Tailscale is a useful service for everyone from families with a pet self-hosting geek through to larger businesses, and it already has some impressive corporate customers under its belt. There's really not much to dislike here. The main concern people might have is trusting a single third-party with their infrastructure. However, the company has done its best to require minimal user trust.

For example, one scenario could see an attacker co-opt Tailscale's coordination server and add malicious nodes to the control plane. To protect against that, Tailscale added a facility called tailnet lock, which stops nodes on your tailnet from automatically trusting a new node's public keys.


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It's still possible that an attacker – perhaps an intelligence agency – could compromise Tailscale's internal systems and push compromised code to production, compromising the client enough to issue compromised keys.

Also possible are legitimate software bugs that could lead to remote code execution, given the level of privilege that the client can be given on machines. Indeed, security researcher Emily Trau expertly highlighted just such a bug a year ago.

The thing is, such things are true of any service (someone might try to compromise Wireguard's own development pipeline, for example). And like Wireguard, Tailscale's client software is open source, enabling the community to scrutinize it.

Tailscale review: Is it worth it?

Security boils down to two things; the company's approach to it, and the user's. On the first point, Trau's blog post is a glowing testimony. She said that people should keep using Tailscale, given that the company fixed the flaw she identified in hours. She added: "The speed and quality of Tailscale's response to our report is unlike any vendor interaction I have experienced, and suggests a deep commitment to keeping their customers safe."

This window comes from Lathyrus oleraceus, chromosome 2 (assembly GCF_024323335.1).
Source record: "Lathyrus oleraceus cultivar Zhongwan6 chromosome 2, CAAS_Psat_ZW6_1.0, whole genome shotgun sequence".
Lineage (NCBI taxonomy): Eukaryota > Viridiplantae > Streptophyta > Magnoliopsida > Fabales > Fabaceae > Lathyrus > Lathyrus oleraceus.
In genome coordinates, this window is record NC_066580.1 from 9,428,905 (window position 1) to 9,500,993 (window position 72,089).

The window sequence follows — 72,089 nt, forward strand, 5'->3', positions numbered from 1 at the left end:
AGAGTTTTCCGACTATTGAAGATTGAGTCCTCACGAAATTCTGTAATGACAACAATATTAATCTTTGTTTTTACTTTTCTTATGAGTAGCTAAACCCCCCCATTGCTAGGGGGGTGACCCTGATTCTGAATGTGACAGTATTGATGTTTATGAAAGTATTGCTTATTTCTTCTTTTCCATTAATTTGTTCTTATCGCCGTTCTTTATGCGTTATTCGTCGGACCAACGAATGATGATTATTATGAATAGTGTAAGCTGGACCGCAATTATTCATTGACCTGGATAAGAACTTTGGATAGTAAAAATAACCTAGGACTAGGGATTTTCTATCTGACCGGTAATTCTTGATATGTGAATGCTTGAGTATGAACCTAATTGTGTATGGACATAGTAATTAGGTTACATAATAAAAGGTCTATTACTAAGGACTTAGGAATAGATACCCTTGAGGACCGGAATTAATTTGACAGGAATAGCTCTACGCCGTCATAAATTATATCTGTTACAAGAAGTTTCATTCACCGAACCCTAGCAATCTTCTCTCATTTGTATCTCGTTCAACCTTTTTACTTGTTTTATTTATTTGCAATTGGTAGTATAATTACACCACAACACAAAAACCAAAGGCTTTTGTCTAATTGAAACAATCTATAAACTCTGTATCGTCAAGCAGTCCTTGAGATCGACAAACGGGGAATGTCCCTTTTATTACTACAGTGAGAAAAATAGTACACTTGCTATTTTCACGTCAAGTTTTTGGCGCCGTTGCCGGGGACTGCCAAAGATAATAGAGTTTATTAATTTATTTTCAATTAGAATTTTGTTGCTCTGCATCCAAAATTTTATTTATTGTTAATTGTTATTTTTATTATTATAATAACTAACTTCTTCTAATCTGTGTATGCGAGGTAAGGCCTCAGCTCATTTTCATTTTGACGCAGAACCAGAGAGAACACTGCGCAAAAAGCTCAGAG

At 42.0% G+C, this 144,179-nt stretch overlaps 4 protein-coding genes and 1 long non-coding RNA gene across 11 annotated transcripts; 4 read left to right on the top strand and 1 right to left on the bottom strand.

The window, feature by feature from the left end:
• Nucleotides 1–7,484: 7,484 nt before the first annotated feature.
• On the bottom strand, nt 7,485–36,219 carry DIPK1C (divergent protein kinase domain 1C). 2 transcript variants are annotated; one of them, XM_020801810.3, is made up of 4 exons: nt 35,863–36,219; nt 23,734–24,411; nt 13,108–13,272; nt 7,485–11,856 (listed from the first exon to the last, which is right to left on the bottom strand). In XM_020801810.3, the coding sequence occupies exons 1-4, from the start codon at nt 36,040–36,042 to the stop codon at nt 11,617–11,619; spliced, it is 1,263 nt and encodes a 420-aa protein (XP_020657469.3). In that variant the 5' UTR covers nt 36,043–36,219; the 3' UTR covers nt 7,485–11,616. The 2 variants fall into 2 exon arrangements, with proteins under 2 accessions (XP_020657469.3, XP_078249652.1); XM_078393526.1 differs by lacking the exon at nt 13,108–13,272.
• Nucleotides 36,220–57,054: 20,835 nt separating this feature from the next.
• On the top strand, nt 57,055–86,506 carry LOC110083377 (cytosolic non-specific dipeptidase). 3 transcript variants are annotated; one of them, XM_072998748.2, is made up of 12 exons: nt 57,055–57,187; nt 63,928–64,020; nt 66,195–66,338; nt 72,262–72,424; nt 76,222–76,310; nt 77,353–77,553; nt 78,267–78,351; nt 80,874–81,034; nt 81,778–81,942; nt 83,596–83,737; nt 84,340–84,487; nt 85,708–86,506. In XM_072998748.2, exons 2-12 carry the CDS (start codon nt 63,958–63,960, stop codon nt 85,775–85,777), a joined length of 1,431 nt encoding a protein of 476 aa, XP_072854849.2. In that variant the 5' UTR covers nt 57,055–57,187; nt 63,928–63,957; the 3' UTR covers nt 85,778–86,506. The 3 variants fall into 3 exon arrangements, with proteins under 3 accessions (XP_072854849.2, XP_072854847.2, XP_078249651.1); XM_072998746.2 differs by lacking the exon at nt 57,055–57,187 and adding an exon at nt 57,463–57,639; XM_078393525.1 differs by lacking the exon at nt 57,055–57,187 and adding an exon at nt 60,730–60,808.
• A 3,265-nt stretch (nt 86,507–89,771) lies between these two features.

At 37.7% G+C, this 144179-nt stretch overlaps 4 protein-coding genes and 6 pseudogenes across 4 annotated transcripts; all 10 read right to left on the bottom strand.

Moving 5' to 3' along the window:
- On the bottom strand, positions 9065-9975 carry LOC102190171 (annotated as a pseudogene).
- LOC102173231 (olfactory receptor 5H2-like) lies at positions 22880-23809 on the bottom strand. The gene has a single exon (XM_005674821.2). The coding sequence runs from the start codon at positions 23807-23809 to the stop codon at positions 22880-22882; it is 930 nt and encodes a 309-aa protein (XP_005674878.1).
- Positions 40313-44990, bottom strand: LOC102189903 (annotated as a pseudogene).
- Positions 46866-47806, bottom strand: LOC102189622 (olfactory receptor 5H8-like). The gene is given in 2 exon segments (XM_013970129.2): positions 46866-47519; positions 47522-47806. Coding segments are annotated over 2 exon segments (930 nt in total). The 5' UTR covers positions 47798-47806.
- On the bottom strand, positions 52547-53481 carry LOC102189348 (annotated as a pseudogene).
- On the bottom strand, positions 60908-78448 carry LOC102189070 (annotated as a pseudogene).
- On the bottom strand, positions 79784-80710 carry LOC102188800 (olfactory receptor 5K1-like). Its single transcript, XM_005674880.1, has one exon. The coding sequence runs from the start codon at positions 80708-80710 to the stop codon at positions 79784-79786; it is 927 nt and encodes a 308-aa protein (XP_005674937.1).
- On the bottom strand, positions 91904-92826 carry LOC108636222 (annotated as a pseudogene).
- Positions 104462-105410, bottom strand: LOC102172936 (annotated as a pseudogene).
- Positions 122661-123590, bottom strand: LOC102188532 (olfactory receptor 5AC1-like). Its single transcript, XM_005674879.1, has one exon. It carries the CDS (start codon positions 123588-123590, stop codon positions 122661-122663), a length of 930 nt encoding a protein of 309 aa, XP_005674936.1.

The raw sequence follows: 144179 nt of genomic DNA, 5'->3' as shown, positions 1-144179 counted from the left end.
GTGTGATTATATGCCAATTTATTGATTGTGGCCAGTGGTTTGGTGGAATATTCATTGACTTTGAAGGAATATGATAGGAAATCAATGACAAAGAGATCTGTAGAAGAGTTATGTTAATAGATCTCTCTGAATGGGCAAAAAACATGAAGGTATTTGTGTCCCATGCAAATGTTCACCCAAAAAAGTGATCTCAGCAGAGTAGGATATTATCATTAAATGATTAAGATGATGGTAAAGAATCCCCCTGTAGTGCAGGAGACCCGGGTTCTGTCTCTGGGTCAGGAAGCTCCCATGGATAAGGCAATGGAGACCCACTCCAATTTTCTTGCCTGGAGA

Tailscale works with third parties for security audits, and also seems to have a friendly, non-evil-corporate ethos. Its own code is open source, and it enthusiastically supports open-source versions of itself such as the Headscale project, which develops an independent self-hosted server for people to run their own tailnets. The Tailscale team also makes the service free to open-source projects.

There's a caveat though. Tailscale is funded by venture capital, and VCs can exert influence over company strategy in ways that may cause value creep. Companies that start out with a "don't be evil" ethos often find market requirements changing their culture. Google, where Tailscale's founders previously worked, has been a case in point. So this is worth watching over time.

On the second point - user risk management - any admin should harden their infrastructure as much as possible. If you're nervous about using someone else's software to connect your infrastructure, you can avoid turning on some of the funkier stuff like Tailscale-authenticated SSH. You can set up ACLs and follow basic cybersecurity hygiene principles like keeping your software patched. Tailscale has a tailnet hardening guide here.

For now, we're going to keep using Tailscale. It solves some pressing problems, and the company has been impressively conscientious so far. If you're a small business interested in easy VPN mesh setup, this is definitely worth a look.

Danny Bradbury

Danny Bradbury has been a print journalist specialising in technology since 1989 and a freelance writer since 1994. He has written for national publications on both sides of the Atlantic and has won awards for his investigative cybersecurity journalism work and his arts and culture writing. 

Danny writes about many different technology issues for audiences ranging from consumers through to software developers and CIOs. He also ghostwrites articles for many C-suite business executives in the technology sector and has worked as a presenter for multiple webinars and podcasts.